If you recently discovered that your IT bench is missing some important players, you are not alone. As increasing numbers of organizations move toward digital transformation or to strengthen data security, there is a shortage of talent to take them where they need to go. Outsourcing, once a stopgap solution, has become smart sourcing, and it is a strategy that puts a world of talent within reach.
Even before the pandemic, it was clear that IT would be exchanging its street clothes for a superhero costume. Although this rise was inevitable, it was also easy to ignore. Before 2020, most associations weren’t organizing virtual meetings or keeping employees at multiple locations connected.
According to IT and research giant Gartner, IT executives view the talent shortage as the most significant barrier to implementing emerging technologies. As an impediment, lack of talent even trumped the cost of implementation. An (ISC)² Cybersecurity Workforce Study, reported that 3.12 million employees are needed to fill the cybersecurity skills gap worldwide. That shortage is also reflected in other areas such as cloud computing, data analytics, and networking.
On the plus side, we are more aware of staffing options and opportunities than we were several years ago. The freelance economy is booming. Consider these statistics from Upwork, one of the most popular platforms for promoting freelance talent:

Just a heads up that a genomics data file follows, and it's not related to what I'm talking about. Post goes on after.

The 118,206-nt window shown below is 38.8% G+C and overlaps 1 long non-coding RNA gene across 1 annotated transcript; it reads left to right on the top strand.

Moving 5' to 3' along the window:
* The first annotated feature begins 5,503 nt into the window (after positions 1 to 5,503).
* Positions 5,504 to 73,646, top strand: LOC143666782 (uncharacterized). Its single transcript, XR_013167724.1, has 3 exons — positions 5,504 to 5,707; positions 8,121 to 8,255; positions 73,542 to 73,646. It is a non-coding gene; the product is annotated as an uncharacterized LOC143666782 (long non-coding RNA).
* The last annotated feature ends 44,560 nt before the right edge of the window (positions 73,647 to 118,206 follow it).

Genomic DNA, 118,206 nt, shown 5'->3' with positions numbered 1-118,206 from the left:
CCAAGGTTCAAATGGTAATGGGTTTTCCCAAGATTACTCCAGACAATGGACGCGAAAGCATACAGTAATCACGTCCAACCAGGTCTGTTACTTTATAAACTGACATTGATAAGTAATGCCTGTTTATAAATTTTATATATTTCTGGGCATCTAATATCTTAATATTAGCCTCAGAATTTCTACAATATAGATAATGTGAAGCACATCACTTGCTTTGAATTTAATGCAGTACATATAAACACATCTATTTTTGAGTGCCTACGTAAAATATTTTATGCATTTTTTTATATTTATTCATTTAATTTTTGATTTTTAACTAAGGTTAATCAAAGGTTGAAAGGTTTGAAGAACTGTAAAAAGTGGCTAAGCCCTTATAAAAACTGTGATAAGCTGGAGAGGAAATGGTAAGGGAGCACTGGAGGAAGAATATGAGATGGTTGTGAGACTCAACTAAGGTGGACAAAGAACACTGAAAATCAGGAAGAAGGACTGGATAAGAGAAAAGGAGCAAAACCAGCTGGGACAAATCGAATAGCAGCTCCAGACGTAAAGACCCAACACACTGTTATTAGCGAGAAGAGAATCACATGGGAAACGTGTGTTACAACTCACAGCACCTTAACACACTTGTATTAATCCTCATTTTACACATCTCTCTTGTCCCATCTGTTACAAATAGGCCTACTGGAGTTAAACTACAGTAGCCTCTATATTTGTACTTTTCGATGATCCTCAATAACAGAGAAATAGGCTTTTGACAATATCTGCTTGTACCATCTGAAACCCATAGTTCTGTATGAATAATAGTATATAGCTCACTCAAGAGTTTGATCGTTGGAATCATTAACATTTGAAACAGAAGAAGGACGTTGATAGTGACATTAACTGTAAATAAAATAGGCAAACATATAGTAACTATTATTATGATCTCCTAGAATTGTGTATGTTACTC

- There are 12 million registered freelancers on Upwork
- Fifty-eight percent of workers are considering freelancing in the future
- Fifty-three percent of freelancers believe that the demand will increase
There are many benefits to hiring freelancers to fill temporary or specialized roles in your organization. A typical contract employee is comfortable with limited supervision and adapts easily to a variety of environments and cultures. Whether freelancers work from home, at a client site, or move fluidly between venues, they will change the way associations operate.
Smart sourcing augments teams with talent as needed and builds your bench in ways that are both intelligent and efficient. It is a business model that propels teams from great to exceptional. Several of my consulting clients have already demonstrated how successful this strategy can be. Business units may include a combination of full-time and contract staff, but everyone shares information and works collaboratively.
One of the biggest advantages of hiring freelancers is that location doesn’t trump talent. If that perfect market analyst lives in Anchorage and your office is in Dallas—no worries. Video conferencing and cloud computing make working across geography almost seamless.
Lack of experience rather than lack of enthusiasm is often the reason leaders are reluctant to tap into this significant resource. Hiring and onboarding the right people is never easy. Recruiting temporary staff can seem time-consuming and risky, especially if you are entrusting them with valuable systems and priceless data. Here are some tips to ensure a successful experience.
Update Your Attitude
This recommendation is critical to success. Stop considering freelancers temporary visitors. If you want them to commit to their responsibilities like part of the team, make them insiders. TLC almost always delivers a positive return on investment; so, pay attention to the details like a warm welcome, appropriate introductions, and an inclusive attitude.
Depending on the role, an IT professional may need to interface with a variety of people and departments in your organization. Start this new relationship on a positive note. Whether the position will be remote or onsite, ensure that freelancers feel as welcome, valued, and as comfortable navigating your work environment as your permanent staff.